United Nations Convention on Law of the Sea and Climate Change

New York Law Journal

August 31, 2012

High on the list of subjects that will neither be discussed nor acted on during the coming presidential campaign is U.S. ratification of the United Nations Convention on the Law of the Sea (UNCLOS), the most important international effort in history to protect the marine environment. This is unfortunate because ratification of UNCLOS is not only in our national interest, but is now more urgent than at any time since the Convention was first approved by the UN in 1982. Ironically, it is the failure of the United States and other nations to limit their greenhouse gas (GHG) emissions that has given rise to conditions that now make UNCLOS attractive to some of the very business interests that have opposed GHG limits. Despite the corporate support for UNCLOS by the oil and gas industry, shipping firms and the U.S. Chamber of Commerce, opposition among Republican senators to any form of new international agreement, whether environmental or otherwise, threatens to derail ratification of UNCLOS at a time when the marine environment is under extreme and potentially irreversible stress, with the most profound implications for mankind.

This column reviews the current status of efforts to ratify UNCLOS; the compelling economic, environmental and national security reasons for that action; and the often overlooked relationship between climate change and the health of the oceans. It also suggests a possible approach to reconciling economic and environmental concerns if UNCLOS were to be ratified and urges both the Obama administration and those favoring ratification to deal more directly with the canard that UNCLOS would undermine U.S. "sovereignty."

Senate Hearings

Although UNCLOS was the product of many years of negotiation in which the United States was actively involved, President Ronald Reagan declined to submit the 1982 Convention for Senate ratification principally because of objections to the deep sea-bed mining provisions of UNCLOS's Article XI. When those objections were met by amendments to the Convention in 1994, both Presidents William Clinton and George W. Bush urged ratification on the ground that UNCLOS was, in addition to its role in protecting the marine environment, important for future U.S. economic and security interests. For a variety of reasons, the Senate nevertheless failed to ratify UNCLOS, leaving the United States as the only major nation absent from the Convention when it came into force in November 1994.

This past spring the Obama administration, with strong support from both Senator John Kerry, the Democratic chairman of the Senate Foreign Relations Committee, and Senator Richard Lugar, the committee's ranking Republican member, made a renewed effort to ratify UNCLOS and dispatched Secretary of State Hillary Clinton, Defense Secretary Leon Panetta and Chairman of the Joint Chiefs of Staff General Martin Dempsey to testify in favor of ratification. At the same time, five former secretaries of state in Republican administrations, Henry Kissinger, George Shultz, James Baker III, Colin Powell and Condoleezza Rice, all urged ratification in a widely circulated article in The Wall Street Journal.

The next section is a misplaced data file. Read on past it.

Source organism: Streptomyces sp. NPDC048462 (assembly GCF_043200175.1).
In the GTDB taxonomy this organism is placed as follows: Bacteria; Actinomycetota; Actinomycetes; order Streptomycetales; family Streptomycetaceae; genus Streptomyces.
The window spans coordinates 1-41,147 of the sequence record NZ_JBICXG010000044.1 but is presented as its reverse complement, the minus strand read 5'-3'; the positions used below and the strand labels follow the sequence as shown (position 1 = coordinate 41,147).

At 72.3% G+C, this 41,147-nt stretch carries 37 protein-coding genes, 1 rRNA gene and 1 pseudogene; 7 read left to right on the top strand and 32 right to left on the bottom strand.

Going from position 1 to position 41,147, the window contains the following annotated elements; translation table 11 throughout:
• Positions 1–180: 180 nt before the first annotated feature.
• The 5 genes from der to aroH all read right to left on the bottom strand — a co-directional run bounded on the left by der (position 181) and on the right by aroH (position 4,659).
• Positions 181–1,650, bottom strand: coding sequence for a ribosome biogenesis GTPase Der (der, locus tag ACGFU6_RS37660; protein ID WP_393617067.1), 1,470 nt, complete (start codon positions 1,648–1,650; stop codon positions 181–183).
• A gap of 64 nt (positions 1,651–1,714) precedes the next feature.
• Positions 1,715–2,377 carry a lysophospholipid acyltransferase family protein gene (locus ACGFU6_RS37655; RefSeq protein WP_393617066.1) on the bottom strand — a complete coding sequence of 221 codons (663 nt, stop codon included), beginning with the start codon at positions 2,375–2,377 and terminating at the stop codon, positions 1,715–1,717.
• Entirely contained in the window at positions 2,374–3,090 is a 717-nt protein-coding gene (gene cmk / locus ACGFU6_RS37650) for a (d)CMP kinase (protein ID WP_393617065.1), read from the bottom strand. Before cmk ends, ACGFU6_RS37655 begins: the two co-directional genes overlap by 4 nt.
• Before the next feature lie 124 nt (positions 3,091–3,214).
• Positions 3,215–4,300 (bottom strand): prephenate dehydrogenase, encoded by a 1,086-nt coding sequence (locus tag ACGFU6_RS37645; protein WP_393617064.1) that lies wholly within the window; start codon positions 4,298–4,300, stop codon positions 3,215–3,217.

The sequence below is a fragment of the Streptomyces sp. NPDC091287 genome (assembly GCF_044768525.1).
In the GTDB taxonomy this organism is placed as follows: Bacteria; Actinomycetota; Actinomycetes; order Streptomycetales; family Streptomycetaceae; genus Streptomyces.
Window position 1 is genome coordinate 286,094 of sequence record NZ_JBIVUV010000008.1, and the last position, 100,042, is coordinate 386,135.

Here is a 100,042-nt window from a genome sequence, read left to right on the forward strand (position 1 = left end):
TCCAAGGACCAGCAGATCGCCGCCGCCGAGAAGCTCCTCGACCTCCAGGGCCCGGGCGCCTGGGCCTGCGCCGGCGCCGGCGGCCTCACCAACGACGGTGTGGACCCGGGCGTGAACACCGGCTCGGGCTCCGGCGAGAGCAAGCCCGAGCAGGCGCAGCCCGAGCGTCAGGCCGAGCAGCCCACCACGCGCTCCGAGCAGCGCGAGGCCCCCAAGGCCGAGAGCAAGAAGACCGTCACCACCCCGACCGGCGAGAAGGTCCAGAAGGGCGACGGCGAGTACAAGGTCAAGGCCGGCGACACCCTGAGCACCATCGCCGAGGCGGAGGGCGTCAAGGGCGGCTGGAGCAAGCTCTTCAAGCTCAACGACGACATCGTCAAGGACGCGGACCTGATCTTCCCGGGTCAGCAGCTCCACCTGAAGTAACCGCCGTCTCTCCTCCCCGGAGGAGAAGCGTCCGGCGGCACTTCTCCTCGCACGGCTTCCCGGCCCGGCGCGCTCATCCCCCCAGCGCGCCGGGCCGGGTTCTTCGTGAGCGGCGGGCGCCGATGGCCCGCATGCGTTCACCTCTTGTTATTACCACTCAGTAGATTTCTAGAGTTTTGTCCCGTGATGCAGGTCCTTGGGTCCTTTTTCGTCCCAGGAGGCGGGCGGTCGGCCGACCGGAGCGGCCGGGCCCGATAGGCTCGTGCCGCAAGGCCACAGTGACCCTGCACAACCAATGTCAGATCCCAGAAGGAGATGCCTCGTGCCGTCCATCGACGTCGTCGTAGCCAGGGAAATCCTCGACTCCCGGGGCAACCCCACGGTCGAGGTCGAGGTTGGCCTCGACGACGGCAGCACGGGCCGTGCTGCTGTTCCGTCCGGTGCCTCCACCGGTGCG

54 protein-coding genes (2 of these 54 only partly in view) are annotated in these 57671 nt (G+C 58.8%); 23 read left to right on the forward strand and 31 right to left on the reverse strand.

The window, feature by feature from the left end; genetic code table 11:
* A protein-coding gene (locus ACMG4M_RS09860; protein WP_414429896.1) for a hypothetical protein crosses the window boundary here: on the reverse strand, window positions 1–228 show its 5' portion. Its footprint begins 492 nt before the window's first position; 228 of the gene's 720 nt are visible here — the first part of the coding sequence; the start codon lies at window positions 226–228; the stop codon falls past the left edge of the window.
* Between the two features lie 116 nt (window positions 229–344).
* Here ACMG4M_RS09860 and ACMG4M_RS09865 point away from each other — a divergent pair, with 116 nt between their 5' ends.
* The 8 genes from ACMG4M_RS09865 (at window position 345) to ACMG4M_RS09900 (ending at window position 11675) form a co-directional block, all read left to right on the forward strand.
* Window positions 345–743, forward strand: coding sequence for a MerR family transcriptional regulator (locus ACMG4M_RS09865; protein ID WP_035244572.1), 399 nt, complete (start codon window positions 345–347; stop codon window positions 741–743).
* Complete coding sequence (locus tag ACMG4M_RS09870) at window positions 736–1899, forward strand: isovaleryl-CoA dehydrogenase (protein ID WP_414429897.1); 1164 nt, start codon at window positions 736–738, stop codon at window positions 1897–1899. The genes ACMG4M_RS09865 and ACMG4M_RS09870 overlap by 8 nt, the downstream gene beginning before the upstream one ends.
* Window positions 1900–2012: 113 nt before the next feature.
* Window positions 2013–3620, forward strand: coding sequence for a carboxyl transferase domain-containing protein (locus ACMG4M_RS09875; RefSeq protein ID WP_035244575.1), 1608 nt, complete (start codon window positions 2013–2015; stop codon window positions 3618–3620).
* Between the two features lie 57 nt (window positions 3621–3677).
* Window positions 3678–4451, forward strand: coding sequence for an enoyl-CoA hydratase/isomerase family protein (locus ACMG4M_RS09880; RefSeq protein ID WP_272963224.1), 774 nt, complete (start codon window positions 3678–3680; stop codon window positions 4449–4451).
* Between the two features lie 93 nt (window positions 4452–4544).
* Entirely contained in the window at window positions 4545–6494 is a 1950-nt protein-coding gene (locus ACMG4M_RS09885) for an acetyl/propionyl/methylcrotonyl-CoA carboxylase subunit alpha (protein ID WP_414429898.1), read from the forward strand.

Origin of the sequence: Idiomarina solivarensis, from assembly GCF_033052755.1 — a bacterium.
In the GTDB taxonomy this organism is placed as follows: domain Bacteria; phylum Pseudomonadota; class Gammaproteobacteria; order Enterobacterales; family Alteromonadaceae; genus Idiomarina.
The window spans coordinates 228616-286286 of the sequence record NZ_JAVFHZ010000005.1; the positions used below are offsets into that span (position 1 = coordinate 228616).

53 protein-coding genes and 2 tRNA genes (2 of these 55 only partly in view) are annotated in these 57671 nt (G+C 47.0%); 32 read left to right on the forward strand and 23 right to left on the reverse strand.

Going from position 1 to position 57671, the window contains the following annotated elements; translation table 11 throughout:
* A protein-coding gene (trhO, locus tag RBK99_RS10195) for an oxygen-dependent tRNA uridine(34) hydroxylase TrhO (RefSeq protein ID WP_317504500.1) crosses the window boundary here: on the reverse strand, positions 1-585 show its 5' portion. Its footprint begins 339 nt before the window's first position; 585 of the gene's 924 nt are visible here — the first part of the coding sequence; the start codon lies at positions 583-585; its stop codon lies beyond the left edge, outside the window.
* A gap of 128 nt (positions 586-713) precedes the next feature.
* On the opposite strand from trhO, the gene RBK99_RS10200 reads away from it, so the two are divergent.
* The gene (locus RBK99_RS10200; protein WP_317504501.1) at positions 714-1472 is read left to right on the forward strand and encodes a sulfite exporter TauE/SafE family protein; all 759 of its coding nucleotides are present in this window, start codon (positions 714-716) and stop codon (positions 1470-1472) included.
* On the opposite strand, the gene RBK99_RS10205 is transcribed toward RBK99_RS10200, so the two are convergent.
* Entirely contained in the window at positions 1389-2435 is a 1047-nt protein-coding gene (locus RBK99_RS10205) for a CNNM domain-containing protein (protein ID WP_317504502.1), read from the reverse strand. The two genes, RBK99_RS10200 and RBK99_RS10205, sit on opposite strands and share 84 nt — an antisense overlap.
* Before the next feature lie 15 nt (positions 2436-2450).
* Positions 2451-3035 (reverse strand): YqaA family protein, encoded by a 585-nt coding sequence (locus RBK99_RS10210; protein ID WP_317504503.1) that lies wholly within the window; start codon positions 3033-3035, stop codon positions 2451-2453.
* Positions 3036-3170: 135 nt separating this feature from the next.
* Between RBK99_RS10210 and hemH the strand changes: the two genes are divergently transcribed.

Secretary Clinton pointed to four major developments that now make UNCLOS ratification even more important than it was in 1994: (1) new technology permits U.S. companies to exploit oil and gas reserves in the newly accessible continental shelf, which can be recognized and accepted as U.S. territory by UNCLOS even beyond the United States' 200-mile Exclusive Economic Zone (EEZ); (2) similar improvements in deep seabed mining technology, which now make it feasible for U.S. firms to extract rare earth and other minerals from the ocean floor outside of any nation's jurisdiction; (3) newly available oil and gas exploration, shipping, tourism and fishing in the Arctic as a result of global warming; and (4) the fact that two of UNCLOS's new international institutions, the International Seabed Authority (ISA) and the Continental Shelf Commission (CSC), are now up and running without any U.S. participation. Panetta and Dempsey emphasized the national security implications of protecting U.S. rights of passage in newly accessible Arctic sea routes as well as in other potentially contested sea lanes in the South China Sea.

Arctic Drilling

There are indeed compelling national security reasons for the United States to ratify UNCLOS, and U.S. participation in both the CSC and the ISA is already overdue. Moreover, the opportunity to extend the reach of U.S. law (and U.S. energy policy) beyond the United States' EEZ offers potentially significant advantages, both economically and environmentally, provided U.S. environmental laws are applied rigorously to Arctic and deep seabed mining activities. However, BP's Deepwater Horizon oil spill in the Gulf of Mexico, as well as other companies' spills in other coastal waters, make clear that the potentially serious risks of Arctic oil spills cannot be ignored, particularly in view of the far greater difficulty of containing and remediating a major spill in isolated and challenging sea conditions and in locations where the impact of such a spill could be felt by a half-dozen nations bordering (and claiming sovereignty over) Arctic waters.